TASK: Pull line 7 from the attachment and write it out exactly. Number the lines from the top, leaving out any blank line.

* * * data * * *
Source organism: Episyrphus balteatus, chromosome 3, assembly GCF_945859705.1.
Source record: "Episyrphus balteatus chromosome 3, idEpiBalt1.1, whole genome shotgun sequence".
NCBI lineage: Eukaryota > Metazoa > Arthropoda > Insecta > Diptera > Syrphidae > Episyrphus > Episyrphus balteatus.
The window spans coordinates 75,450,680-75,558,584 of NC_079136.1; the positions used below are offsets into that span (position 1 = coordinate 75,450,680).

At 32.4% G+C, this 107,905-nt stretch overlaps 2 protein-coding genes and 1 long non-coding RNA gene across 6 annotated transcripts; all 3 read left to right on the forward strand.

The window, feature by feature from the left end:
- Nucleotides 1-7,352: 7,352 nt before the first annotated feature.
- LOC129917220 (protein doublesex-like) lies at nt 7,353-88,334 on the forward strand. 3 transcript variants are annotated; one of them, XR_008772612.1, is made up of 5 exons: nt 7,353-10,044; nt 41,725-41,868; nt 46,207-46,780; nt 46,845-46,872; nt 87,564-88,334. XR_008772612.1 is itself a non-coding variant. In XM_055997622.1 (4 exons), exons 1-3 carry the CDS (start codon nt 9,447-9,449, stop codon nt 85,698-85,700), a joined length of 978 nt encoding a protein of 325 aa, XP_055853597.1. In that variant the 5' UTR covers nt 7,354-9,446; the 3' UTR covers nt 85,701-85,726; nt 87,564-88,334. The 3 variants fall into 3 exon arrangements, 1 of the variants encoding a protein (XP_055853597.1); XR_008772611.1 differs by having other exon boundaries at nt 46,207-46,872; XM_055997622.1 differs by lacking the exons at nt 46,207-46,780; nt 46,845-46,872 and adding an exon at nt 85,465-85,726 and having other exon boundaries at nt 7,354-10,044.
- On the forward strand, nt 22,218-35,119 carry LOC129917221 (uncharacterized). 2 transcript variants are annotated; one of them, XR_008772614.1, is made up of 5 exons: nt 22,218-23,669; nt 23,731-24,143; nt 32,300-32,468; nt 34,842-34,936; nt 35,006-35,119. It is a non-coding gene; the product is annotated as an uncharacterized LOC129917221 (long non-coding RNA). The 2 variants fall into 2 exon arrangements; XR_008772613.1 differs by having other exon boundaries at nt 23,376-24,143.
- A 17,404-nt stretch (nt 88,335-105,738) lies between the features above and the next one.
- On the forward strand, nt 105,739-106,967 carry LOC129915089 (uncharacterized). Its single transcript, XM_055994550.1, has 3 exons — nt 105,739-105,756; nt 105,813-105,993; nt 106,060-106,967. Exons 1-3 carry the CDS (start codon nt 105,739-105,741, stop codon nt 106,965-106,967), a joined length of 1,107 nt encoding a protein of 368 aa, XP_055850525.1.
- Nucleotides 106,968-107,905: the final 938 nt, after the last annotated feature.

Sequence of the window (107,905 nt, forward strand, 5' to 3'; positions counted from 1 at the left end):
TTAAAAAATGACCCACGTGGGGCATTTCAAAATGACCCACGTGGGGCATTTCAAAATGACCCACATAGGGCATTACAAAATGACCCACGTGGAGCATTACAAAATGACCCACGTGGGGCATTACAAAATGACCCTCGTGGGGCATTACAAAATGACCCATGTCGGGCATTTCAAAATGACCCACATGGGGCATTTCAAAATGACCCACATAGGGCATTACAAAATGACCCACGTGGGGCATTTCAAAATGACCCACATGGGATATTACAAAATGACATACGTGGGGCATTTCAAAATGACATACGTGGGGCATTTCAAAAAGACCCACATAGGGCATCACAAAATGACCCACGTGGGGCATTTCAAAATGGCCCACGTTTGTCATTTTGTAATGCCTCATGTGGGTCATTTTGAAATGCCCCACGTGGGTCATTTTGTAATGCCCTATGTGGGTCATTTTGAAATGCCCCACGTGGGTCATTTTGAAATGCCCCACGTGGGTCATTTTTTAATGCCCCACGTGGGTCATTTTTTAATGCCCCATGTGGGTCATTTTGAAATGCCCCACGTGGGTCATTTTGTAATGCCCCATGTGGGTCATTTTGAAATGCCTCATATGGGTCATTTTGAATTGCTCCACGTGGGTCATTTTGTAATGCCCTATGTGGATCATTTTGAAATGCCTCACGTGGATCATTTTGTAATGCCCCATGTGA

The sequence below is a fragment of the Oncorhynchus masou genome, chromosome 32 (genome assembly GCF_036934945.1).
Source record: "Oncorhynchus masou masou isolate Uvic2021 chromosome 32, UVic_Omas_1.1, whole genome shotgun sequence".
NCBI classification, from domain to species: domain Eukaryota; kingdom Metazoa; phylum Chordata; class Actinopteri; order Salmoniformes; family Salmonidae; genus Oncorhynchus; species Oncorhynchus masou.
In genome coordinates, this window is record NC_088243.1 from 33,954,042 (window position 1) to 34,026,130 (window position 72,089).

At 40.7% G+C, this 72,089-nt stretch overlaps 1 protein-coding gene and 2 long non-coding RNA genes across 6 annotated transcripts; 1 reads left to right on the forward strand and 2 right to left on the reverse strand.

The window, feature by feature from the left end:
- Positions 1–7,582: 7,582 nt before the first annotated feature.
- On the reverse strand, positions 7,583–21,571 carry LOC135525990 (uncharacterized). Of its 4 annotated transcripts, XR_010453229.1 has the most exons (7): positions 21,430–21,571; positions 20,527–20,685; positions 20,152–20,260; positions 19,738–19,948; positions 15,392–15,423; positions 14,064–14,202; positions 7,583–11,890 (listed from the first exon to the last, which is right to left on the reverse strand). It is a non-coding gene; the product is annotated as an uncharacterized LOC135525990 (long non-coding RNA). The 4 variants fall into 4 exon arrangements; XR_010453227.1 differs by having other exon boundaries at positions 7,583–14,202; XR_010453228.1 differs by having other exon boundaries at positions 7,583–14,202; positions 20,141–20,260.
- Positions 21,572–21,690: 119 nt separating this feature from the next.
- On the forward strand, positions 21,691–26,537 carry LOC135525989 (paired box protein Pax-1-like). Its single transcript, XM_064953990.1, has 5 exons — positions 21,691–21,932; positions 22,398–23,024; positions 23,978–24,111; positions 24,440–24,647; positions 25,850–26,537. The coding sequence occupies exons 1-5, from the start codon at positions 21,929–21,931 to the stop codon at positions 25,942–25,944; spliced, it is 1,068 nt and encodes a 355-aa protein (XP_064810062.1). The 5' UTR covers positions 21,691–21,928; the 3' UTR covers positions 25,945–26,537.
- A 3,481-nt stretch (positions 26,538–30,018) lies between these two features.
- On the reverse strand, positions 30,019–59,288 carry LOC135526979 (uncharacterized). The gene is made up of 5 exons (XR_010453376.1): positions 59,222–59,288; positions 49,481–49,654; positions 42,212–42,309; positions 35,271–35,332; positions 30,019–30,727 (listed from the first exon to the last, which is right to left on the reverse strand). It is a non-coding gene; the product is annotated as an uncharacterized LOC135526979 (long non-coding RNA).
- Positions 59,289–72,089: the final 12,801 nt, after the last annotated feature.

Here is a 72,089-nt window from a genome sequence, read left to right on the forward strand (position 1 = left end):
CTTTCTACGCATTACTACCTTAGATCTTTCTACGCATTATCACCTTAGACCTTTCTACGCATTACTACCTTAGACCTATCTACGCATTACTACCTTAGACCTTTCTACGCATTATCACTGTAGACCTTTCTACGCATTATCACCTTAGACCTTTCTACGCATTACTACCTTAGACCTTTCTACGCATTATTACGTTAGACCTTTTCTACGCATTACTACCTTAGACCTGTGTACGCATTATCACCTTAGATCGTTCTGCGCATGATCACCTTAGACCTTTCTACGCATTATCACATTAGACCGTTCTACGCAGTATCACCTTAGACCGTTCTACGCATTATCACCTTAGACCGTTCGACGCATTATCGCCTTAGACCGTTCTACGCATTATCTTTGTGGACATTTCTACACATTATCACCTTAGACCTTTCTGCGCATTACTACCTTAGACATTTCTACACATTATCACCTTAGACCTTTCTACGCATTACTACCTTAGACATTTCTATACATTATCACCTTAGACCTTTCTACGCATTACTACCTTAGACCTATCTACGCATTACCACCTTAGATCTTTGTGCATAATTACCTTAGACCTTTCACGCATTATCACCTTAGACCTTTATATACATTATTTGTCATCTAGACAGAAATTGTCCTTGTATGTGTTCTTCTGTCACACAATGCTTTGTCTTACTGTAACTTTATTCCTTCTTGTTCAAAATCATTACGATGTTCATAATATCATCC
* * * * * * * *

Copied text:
- Nucleotides 1-7,352: 7,352 nt before the first annotated feature.